I wanted to get back into writing, and I wanted to see if I could do reviews or retrospectives. Today I’m taking a look at a book from a long time ago, ‘The Moorchild.’
Eloise McGraw (December 1915-November 2000) published ‘The Moorchild’ in 1996 or 1997. In 1997 it received the Newbery Honor, but lost the win to E. L. Konigsburg’s ‘The View from Saturday.’ ‘Moorchild’ had been out for a year or two by the time I read it in the fourth or fifth grade, 1998-2000. What attracted me to it was its historical setting. The European folklore and the characters kept me going.
When I read ‘Moorchild’ way back then the cover looked like such:
The cover has been redone a few times and deservedly so. I remember seeing that cover a few times in my home classroom. One day I finally opened it up.
I remember the opening leaving me very confused. ‘Moorchild’ either opened with Saaski, our lead, in a makeshift crib or in the realm of the Folk. While Saaski is stuck in her crib she may flash back to her life before it. I think we started with the Folk, and then she was suddenly with the humans in the next chapter.
I recall she was seen by a human, which was forbidden but also shouldn’t have happened. The elders of the Folk were deciding what to do with her. Their decision lead to her entering the care of a human couple. Saaski’s parents suspect her of having colic (a word I learned thanks to the book) due to her constant screaming. Her adoptive mother barely manages, and the father distances himself till later.
The story itself takes place many years later in her life. Saaski is about ten or eleven, maybe twelve. She plays on a flute or similar instrument out in the meadows. Her hair is wild and untamable. The feature I remember the most is her long fingers, which she could attempt to retract at the cost of them plumping.
From here I remember a small scattering of scenes. Her grandmother watching over her whilst collecting wood. Meeting a boy who finds her fascinating instead of weird. A scene I remembered well, but I haven’t found any quick research to back it, is a bee scene. I forget if they were collecting honey, or just encountered a hive, but it involves Saaski and her father. What intrigued me the most was Saaski’s quick thinking with a bucket in her possession. She banged on the bottom of it to produce sounds like thunder. It made the bees passive again, or hide for fear of an oncoming storm.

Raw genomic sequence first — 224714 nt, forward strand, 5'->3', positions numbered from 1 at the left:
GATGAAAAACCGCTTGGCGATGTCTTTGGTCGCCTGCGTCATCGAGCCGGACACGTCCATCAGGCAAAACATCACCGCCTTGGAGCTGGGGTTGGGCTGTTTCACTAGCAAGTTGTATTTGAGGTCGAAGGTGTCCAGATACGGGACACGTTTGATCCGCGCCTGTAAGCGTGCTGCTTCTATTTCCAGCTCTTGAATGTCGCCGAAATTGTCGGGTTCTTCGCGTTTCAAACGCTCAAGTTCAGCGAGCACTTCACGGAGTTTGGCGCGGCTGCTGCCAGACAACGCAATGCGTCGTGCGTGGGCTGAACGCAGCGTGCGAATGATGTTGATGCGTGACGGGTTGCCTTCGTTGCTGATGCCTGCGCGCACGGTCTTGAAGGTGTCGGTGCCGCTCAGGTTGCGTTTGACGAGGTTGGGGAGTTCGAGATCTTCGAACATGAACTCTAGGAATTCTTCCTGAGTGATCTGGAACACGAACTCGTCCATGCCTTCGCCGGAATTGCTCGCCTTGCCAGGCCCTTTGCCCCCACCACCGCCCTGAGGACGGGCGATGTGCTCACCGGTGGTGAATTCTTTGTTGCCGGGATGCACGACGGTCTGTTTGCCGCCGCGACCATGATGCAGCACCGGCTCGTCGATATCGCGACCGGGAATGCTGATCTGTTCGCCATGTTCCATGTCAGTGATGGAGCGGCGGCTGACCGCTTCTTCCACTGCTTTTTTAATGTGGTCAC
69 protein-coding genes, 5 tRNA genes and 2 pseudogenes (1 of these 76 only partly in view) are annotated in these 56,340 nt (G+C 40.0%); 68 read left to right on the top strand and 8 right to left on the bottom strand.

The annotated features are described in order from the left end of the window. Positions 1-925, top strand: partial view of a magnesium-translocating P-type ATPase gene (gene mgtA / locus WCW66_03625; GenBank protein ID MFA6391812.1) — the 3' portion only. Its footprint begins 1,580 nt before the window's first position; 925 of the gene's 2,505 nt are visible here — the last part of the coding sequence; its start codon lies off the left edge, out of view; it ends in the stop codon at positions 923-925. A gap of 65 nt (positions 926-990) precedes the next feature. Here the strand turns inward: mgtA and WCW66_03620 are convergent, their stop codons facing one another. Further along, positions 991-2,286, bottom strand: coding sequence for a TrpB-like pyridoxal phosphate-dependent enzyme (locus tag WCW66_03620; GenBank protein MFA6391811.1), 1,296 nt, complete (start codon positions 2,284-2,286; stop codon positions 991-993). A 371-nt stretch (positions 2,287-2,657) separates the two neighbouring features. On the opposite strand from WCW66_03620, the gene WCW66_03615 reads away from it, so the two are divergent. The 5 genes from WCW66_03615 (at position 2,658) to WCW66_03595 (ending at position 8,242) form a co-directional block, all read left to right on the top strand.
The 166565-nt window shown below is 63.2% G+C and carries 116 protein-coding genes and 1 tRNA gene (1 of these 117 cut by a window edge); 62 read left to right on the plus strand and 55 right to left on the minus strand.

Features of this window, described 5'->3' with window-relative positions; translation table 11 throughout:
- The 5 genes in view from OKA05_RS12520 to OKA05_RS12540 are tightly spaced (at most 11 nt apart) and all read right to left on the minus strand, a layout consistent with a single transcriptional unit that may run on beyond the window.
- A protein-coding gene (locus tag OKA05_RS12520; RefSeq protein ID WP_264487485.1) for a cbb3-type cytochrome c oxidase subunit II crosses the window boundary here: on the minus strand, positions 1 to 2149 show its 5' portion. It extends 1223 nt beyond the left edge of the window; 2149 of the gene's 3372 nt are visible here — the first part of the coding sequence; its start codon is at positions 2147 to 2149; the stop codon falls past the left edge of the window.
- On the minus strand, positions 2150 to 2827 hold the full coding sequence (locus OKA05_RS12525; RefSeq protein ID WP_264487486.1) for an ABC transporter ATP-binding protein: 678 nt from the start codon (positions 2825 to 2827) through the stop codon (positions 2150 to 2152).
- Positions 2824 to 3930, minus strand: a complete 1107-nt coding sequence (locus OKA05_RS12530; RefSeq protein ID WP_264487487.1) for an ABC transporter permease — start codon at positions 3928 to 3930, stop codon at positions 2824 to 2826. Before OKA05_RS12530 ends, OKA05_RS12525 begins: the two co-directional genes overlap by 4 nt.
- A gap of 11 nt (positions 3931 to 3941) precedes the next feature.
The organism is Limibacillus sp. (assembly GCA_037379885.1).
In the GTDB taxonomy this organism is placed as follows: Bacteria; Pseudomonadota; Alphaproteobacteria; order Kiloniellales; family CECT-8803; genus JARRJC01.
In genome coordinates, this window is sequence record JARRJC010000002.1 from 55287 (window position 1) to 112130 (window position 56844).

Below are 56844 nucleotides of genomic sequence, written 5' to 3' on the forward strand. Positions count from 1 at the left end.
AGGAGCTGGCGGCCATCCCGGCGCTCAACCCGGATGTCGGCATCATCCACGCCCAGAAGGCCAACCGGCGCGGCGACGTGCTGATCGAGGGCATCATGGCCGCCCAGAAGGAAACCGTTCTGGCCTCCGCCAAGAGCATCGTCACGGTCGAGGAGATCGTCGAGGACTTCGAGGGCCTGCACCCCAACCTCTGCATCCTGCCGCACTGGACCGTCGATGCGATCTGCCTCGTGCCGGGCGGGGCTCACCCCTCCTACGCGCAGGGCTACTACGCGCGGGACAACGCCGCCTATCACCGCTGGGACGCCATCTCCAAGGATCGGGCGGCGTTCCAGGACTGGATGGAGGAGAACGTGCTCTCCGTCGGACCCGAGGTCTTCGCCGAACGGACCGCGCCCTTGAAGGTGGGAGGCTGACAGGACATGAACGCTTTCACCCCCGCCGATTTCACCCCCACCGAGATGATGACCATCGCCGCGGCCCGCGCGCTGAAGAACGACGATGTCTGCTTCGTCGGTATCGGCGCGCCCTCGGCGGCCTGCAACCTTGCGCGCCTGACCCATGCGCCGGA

However, Saaski’s time with her village isn’t permanent. Her Folk half begins to awaken again, and it finally brings the villagers to some alarming actions. She has to make a choice, and right something she indirectly caused. I don’t know how far I can get into it without entering spoiler territory.
Now we get to how I got into trouble in class. I was shook by Saaski’s emotional turmoil during the last chapters of the book. I literally could not put the book down. Which became a problem because I think I couldn’t take it home.
So there I was, in social studies class, reading during a lecture. I barely registered the teacher telling a nearby student to take the book from me. After a deserved ‘how rude!’ class continued. Fewer times in my life would I be more embarrassed. I got the book back later, along with a secondary lecture.
I’m happy to see you reading, but there’s a time and place for that!
Afterward there would be other books I would zip through during recess, or even in a light day before Christmas. If I can find them again I’ll be sure to talk about them!
‘The Moorchild’ blew my mind as a kid. I never felt emotion reading a book before that. I hadn’t read anything like it before or since and I think it made an impact on my writing style and artistic choices.
I want to read it again as an adult to see if anything new pops out at me.
If you’ve been watching ‘The Ancient Magus’ Bride’ there is some relative lore here, but not much. It’s not exact but watching the anime made me remember this book. I think it is because of the involvement of the Fairies. There is also a reminiscent theme of belonging and identity.
Interested in reading it yourself? It’s available on Amazon!
Did you read ‘The Moorchild?’ Like this review? Anything I can work on or look into for the future? Let me know!
“The Moorchild.” Wikipedia, The Free Encyclopedia. Wikipedia, The Free Encyclopedia. 22 Nov. 2017. Web. 13 April 2018. en.wikipedia.org/wiki/The_Moorchild
Artist currently unknown. ‘The Moorchild’ Original Edition Cover. Image used by Source, Fair Use, https://en.wikipedia.org/w/index.php?curid=31474248